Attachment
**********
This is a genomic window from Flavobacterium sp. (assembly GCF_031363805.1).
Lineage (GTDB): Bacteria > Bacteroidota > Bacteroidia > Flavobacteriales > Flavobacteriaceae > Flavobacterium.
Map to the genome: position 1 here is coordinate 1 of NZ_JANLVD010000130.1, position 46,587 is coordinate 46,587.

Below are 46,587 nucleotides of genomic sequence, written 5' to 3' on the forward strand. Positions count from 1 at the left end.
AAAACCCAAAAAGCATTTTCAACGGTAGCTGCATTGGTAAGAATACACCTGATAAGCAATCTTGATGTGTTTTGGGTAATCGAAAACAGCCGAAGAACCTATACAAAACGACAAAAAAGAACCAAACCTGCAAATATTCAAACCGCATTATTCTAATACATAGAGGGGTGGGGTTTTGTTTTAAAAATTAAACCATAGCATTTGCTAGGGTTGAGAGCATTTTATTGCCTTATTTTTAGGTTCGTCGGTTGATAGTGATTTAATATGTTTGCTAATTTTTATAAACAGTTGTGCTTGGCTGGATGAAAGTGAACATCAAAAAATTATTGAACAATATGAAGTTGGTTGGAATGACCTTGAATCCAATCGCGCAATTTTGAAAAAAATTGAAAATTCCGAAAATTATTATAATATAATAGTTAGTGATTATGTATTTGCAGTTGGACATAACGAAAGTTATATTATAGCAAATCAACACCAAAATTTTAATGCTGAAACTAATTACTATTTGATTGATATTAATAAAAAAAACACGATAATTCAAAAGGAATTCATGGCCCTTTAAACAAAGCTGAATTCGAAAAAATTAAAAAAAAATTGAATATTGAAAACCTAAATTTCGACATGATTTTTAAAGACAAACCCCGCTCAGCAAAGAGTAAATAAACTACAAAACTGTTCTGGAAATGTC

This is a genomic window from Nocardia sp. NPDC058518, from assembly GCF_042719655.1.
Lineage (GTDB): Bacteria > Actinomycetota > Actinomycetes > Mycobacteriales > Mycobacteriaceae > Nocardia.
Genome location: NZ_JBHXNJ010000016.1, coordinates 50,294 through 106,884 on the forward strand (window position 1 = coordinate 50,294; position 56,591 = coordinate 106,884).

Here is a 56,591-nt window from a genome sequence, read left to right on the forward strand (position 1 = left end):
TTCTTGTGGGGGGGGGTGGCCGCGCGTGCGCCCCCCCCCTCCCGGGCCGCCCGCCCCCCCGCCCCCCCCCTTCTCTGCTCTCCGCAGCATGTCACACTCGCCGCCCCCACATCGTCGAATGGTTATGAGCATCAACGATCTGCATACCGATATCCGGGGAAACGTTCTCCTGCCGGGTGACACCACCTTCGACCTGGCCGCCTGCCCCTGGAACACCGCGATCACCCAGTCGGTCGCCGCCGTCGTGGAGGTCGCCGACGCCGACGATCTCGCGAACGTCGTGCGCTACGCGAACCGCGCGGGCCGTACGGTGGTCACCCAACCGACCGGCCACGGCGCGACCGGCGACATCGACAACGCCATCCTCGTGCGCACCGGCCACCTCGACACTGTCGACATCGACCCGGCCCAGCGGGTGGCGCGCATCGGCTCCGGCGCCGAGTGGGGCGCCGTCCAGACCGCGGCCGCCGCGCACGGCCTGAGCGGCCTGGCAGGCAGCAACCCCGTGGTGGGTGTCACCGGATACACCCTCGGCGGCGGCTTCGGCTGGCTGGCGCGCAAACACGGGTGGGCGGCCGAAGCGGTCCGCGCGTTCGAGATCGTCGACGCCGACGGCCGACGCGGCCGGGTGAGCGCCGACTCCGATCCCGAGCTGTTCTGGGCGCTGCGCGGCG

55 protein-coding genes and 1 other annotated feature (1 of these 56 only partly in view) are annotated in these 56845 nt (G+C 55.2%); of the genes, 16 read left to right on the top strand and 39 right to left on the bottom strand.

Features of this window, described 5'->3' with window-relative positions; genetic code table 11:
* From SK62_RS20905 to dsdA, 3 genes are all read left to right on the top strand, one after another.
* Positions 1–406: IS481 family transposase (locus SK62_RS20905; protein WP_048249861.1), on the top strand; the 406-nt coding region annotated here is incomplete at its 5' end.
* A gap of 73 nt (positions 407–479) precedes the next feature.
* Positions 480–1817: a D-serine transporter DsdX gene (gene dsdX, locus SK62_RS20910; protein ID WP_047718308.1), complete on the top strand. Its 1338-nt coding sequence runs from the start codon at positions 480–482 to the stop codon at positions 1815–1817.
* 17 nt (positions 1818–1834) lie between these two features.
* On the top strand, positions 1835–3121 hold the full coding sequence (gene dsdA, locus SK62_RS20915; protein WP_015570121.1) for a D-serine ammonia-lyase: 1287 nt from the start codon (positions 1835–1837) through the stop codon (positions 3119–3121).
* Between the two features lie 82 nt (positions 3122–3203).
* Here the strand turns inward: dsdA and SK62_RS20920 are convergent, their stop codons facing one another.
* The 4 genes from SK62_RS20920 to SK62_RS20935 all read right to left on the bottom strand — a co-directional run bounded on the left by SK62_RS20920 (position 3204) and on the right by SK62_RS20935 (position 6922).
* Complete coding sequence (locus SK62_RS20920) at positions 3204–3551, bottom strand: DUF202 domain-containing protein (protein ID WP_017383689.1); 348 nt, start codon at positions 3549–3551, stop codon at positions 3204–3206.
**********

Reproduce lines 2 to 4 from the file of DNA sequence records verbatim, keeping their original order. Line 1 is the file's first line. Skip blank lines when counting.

Lineage (GTDB): Bacteria > Bacteroidota > Bacteroidia > Flavobacteriales > Flavobacteriaceae > Flavobacterium.
Map to the genome: position 1 here is coordinate 1 of NZ_JANLVD010000130.1, position 46,587 is coordinate 46,587.

Below are 46,587 nucleotides of genomic sequence, written 5' to 3' on the forward strand. Positions count from 1 at the left end.